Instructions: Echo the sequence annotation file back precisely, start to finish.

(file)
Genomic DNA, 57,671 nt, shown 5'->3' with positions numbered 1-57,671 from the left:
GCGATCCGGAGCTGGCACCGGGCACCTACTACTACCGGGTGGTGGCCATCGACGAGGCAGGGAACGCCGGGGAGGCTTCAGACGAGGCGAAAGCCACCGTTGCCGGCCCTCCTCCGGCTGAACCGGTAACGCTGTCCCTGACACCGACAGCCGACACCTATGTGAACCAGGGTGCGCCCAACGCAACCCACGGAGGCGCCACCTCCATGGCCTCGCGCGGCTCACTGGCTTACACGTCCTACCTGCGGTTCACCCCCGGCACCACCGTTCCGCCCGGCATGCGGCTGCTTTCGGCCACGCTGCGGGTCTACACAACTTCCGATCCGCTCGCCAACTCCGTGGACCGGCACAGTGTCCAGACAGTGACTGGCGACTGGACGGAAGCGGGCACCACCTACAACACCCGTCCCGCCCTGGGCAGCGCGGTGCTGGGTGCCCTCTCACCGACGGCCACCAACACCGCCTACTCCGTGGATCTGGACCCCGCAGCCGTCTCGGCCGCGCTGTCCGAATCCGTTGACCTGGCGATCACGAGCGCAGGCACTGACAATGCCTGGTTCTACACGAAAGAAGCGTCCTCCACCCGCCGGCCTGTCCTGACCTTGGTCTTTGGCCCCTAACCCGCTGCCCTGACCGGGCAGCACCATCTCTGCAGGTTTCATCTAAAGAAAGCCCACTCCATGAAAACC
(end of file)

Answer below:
Genomic DNA, 57,671 nt, shown 5'->3' with positions numbered 1-57,671 from the left:
GCGATCCGGAGCTGGCACCGGGCACCTACTACTACCGGGTGGTGGCCATCGACGAGGCAGGGAACGCCGGGGAGGCTTCAGACGAGGCGAAAGCCACCGTTGCCGGCCCTCCTCCGGCTGAACCGGTAACGCTGTCCCTGACACCGACAGCCGACACCTATGTGAACCAGGGTGCGCCCAACGCAACCCACGGAGGCGCCACCTCCATGGCCTCGCGCGGCTCACTGGCTTACACGTCCTACCTGCGGTTCACCCCCGGCACCACCGTTCCGCCCGGCATGCGGCTGCTTTCGGCCACGCTGCGGGTCTACACAACTTCCGATCCGCTCGCCAACTCCGTGGACCGGCACAGTGTCCAGACAGTGACTGGCGACTGGACGGAAGCGGGCACCACCTACAACACCCGTCCCGCCCTGGGCAGCGCGGTGCTGGGTGCCCTCTCACCGACGGCCACCAACACCGCCTACTCCGTGGATCTGGACCCCGCAGCCGTCTCGGCCGCGCTGTCCGAATCCGTTGACCTGGCGATCACGAGCGCAGGCACTGACAATGCCTGGTTCTACACGAAAGAAGCGTCCTCCACCCGCCGGCCTGTCCTGACCTTGGTCTTTGGCCCCTAACCCGCTGCCCTGACCGGGCAGCACCATCTCTGCAGGTTTCATCTAAAGAAAGCCCACTCCATGAAAACC